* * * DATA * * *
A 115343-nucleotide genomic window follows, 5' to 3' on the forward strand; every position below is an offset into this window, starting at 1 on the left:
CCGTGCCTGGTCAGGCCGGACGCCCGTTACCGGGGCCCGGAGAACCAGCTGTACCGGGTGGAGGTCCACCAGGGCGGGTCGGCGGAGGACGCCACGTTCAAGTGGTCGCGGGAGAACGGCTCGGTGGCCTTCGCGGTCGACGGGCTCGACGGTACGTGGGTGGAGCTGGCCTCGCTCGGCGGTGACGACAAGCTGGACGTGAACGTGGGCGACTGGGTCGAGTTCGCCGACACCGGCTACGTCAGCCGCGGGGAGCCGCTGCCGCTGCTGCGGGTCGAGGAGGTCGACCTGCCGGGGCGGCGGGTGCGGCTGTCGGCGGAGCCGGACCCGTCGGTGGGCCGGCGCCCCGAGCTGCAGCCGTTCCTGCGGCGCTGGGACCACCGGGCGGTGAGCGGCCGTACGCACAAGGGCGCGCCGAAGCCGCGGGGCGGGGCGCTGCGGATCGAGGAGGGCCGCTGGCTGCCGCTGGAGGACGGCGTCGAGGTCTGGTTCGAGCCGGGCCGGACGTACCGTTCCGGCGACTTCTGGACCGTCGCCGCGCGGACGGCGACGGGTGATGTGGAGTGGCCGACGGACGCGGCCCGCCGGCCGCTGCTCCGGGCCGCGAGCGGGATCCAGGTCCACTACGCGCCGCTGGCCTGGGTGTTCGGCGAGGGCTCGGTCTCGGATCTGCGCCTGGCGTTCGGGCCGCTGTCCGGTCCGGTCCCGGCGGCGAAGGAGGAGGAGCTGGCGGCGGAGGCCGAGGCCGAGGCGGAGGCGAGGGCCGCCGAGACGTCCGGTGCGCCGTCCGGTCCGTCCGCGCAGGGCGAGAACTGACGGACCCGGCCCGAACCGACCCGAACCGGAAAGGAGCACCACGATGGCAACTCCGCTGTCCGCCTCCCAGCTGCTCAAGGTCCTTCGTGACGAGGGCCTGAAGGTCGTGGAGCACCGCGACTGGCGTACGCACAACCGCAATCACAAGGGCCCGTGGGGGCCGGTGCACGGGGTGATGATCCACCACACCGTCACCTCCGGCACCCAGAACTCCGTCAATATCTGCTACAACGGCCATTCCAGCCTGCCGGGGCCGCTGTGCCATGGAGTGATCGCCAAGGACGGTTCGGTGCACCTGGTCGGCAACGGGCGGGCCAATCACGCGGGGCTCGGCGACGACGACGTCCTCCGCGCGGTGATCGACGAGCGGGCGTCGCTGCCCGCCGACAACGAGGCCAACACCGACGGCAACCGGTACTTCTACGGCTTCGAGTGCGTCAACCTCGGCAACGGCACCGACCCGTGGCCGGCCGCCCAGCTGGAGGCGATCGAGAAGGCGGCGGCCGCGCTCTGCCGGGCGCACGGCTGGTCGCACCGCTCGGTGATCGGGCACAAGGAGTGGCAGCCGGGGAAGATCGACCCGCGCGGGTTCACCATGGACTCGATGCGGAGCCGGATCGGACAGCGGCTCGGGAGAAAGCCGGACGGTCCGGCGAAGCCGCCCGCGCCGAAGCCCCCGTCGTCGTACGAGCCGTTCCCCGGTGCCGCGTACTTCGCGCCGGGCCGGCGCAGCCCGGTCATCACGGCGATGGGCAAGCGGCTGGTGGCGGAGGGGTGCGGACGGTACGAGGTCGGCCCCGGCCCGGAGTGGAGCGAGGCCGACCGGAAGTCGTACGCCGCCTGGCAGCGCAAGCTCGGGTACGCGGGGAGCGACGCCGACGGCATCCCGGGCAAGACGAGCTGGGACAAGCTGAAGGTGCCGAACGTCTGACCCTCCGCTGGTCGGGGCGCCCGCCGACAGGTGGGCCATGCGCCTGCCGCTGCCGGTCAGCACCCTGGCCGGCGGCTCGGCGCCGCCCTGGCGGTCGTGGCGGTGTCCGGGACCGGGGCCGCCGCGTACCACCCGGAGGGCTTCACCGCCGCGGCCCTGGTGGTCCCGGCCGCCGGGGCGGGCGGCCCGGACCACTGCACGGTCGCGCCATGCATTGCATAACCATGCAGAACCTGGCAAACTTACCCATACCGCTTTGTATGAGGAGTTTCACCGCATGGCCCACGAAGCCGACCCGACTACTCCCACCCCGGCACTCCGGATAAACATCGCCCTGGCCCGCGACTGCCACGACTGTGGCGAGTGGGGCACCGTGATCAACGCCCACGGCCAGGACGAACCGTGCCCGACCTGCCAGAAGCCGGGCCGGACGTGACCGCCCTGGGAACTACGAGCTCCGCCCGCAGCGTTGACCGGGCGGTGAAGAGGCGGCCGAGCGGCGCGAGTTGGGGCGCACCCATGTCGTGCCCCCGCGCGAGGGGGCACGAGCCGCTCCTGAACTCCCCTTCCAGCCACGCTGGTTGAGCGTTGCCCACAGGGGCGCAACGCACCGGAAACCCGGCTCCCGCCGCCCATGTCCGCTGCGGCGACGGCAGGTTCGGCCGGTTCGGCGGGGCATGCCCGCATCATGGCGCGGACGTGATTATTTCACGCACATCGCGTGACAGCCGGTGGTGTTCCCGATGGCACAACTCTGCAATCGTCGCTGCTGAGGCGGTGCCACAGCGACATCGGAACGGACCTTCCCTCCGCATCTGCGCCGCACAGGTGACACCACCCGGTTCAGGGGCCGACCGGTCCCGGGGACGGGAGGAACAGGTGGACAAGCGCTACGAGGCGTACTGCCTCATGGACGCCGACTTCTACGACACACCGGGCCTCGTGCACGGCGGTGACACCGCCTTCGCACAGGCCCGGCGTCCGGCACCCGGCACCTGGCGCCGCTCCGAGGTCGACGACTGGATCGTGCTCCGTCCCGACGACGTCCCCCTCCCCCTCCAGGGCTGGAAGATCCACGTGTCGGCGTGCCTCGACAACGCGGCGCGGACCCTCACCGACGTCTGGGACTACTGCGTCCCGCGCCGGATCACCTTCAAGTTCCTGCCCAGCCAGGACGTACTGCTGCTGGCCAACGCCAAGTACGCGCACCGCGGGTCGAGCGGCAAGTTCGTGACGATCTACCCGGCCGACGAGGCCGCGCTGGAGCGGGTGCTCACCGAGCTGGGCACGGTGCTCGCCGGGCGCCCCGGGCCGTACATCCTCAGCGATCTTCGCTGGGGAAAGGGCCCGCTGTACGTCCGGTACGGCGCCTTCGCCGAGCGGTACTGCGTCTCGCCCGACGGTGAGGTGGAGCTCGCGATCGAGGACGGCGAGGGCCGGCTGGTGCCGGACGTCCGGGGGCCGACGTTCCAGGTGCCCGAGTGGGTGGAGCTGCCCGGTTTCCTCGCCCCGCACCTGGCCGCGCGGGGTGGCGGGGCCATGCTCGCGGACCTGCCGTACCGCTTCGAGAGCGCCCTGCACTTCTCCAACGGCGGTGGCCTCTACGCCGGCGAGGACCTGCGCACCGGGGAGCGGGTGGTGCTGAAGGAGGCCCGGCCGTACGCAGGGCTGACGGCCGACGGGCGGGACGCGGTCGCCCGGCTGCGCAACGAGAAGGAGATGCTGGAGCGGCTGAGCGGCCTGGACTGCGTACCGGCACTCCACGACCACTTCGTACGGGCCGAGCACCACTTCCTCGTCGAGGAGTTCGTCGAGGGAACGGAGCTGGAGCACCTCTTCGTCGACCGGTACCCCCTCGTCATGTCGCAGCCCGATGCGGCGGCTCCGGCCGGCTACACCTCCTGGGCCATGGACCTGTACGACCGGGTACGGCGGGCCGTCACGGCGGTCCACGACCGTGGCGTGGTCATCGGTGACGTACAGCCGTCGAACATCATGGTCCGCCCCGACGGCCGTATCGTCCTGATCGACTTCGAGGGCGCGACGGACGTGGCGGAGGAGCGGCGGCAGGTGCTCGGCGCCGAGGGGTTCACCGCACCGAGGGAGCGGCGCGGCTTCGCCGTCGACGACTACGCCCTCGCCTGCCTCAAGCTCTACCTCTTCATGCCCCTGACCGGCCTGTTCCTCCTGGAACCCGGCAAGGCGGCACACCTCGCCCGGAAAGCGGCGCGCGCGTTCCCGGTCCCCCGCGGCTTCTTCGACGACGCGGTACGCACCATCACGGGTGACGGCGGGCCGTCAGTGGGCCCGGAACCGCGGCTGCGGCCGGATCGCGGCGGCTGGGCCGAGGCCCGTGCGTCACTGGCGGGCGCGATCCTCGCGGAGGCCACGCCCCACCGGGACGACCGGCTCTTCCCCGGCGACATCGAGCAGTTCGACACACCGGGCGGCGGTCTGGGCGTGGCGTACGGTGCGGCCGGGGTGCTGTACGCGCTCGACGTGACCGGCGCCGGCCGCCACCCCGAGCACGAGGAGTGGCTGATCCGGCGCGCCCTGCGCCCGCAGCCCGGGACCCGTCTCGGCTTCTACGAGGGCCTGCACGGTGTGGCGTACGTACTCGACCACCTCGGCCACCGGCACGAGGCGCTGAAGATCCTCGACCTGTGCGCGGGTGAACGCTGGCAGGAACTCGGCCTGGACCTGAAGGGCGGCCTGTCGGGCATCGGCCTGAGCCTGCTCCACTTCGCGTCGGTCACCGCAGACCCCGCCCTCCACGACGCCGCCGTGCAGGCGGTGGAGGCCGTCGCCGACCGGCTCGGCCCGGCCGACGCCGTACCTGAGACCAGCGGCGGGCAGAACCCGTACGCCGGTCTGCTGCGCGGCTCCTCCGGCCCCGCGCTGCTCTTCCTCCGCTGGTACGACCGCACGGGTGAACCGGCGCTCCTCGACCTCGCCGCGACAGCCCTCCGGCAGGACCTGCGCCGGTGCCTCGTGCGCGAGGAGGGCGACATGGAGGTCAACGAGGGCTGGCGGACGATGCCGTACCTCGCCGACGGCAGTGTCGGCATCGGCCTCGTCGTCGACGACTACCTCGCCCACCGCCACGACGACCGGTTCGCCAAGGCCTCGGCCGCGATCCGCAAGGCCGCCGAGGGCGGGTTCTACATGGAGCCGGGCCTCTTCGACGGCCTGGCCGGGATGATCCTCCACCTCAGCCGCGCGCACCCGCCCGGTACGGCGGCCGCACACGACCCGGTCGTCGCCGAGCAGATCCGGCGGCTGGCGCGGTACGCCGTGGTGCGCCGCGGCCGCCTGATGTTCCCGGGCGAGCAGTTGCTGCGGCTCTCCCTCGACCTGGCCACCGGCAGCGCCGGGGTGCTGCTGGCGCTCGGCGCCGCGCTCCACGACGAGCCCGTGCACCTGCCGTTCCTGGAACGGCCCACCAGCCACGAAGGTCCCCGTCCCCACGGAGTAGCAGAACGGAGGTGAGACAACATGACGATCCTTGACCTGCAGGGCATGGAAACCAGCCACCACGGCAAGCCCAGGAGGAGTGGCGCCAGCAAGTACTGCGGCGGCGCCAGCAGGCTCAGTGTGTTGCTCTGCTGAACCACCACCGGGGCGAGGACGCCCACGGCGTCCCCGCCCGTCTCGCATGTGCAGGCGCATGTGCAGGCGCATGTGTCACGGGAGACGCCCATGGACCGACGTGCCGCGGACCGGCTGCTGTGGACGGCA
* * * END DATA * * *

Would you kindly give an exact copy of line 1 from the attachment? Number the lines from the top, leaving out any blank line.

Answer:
A 115343-nucleotide genomic window follows, 5' to 3' on the forward strand; every position below is an offset into this window, starting at 1 on the left: